G7: No legal basis for China’s expansive maritime claims

G7: No legal basis for China’s expansive maritime claims
Photo courtesy of the Armed Forces of the Philippines

The Group of Seven (G7), an informal intergovernmental organization made up of the world’s largest developed economies, slammed China’s continuing “militarization, coercive and intimidation acts” in the South China Sea (SCS).

The G7 Foreign Ministers of Canada, France, Germany, Italy, Japan, the United Kingdom, and the United States issued a joint communiqué over the weekend, criticizing China’s type of resolve in its vast claims over the South China Sea, which overlaps the Philippine exclusive economic zone (EEZ) in the West Philippine Sea.

“We are seriously concerned about the situation in the East and South China Seas and reiterate our strong opposition to any unilateral attempts to change the status quo by force or coercion,” the communiqué read.

The G7 cited China’s “dangerous maneuvers” and use of water cannons against Philippine vessels carrying out “legitimate” routine resupply missions to the Ayungin Shoal in the WPS.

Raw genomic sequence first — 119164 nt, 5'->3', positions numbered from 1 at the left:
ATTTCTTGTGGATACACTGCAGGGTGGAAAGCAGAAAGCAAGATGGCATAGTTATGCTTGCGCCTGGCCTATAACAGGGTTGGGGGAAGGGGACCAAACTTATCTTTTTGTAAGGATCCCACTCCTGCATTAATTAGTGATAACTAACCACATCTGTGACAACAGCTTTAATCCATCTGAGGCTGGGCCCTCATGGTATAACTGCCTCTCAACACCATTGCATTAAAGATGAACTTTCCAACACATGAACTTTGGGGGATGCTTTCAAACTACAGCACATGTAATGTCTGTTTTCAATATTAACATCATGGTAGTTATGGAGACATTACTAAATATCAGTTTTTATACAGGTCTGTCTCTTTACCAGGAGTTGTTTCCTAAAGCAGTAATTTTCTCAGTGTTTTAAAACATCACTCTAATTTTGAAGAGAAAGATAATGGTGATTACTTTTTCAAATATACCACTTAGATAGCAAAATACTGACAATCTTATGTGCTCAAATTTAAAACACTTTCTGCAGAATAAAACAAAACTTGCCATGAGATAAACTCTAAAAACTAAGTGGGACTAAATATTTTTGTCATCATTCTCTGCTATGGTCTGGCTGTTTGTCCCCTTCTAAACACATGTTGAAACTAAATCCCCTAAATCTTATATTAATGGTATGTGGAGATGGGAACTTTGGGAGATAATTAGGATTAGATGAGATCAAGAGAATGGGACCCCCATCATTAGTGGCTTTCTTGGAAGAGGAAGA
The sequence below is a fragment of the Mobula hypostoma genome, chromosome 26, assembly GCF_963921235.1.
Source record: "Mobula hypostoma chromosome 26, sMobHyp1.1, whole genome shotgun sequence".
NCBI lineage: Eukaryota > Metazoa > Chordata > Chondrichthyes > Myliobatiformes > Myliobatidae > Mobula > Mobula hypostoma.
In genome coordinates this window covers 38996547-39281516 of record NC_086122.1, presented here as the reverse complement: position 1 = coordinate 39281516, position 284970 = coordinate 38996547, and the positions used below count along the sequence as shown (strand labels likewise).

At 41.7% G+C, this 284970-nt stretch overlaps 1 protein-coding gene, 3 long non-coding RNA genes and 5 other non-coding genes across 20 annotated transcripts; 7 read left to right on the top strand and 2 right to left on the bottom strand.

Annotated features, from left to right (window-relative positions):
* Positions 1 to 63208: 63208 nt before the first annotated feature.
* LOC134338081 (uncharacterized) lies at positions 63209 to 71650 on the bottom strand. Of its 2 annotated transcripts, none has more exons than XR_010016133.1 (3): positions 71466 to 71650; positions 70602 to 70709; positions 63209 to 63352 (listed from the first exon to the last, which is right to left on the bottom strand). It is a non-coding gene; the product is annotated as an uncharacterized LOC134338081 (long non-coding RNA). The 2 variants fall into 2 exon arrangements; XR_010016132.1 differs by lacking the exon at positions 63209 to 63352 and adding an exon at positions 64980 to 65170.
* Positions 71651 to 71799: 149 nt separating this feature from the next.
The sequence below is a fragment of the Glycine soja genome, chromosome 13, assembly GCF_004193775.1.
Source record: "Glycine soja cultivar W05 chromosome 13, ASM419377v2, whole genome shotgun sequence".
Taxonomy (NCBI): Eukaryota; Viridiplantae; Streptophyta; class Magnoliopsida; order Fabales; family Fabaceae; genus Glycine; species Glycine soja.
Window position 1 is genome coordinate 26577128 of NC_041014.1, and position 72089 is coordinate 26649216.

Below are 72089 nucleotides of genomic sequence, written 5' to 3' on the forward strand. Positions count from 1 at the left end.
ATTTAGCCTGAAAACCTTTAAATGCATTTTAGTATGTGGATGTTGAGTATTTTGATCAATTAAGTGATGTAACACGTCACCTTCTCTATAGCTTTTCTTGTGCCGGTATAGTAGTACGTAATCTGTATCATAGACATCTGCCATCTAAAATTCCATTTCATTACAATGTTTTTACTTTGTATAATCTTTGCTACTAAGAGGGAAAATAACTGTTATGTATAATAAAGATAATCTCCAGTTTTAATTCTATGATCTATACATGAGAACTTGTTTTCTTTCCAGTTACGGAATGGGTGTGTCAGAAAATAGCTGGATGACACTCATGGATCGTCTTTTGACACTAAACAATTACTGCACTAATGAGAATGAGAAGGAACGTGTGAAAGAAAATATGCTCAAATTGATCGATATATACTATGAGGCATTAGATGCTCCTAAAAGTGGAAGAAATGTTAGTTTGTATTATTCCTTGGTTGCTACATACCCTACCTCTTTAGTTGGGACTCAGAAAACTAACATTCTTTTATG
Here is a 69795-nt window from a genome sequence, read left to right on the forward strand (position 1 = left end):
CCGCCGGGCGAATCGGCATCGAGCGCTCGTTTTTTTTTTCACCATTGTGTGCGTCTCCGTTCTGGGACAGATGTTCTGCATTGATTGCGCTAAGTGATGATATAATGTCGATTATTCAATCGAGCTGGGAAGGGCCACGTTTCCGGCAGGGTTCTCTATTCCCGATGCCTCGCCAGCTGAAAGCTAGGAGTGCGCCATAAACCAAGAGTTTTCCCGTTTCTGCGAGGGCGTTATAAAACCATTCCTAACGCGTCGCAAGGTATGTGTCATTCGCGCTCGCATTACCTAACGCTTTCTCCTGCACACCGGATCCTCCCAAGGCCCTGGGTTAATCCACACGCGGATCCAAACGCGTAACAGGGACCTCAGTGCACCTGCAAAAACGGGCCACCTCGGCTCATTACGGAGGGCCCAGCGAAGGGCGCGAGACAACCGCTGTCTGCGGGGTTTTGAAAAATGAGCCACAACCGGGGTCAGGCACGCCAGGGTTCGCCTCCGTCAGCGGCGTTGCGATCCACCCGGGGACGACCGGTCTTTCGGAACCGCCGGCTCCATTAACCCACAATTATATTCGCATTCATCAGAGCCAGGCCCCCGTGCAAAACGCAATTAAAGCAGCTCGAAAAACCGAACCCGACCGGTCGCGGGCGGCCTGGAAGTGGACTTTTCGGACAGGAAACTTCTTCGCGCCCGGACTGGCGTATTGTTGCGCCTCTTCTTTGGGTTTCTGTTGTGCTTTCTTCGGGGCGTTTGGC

“We continue to oppose China’s dangerous use of coast guard and maritime militia in the South China Sea and its repeated obstruction of countries’ high seas freedom of navigation, and we express serious concern about the increasing use of dangerous maneuvers and water cannons against Philippine vessels in this regard,” it added.

The G7, representing the world’s leading industrialized democracies, underscored that Beijing has no legal basis for its expansive maritime claims in the South China Sea.

“We re-emphasize the universal and unified character of the United Nations Convention on the Law of the Sea and reaffirm UNCLOS’ important role in setting out the legal framework that governs all activities in the oceans and the seas,” it said.

The G7 reiterated that the ruling rendered by the Arbitral Tribunal on 12 July 2016 serves as a “significant milestone — which is legally binding upon the parties to those proceedings and a useful basis for peacefully resolving disputes between the parties.”

Through the landmark award, the Arbitral Tribunal ruled that China’s nine-dash line exceeded the geographic and substantive limits of its maritime entitlements provided for under UNCLOS.

The invisible demarcation outlines China’s overlapping claims that encroach on large parts of the Philippines’ 200-nautical mile EEZ and continental shelf and other strategic bodies of water bordering Brunei, Malaysia, Indonesia, Singapore, Thailand and Vietnam.

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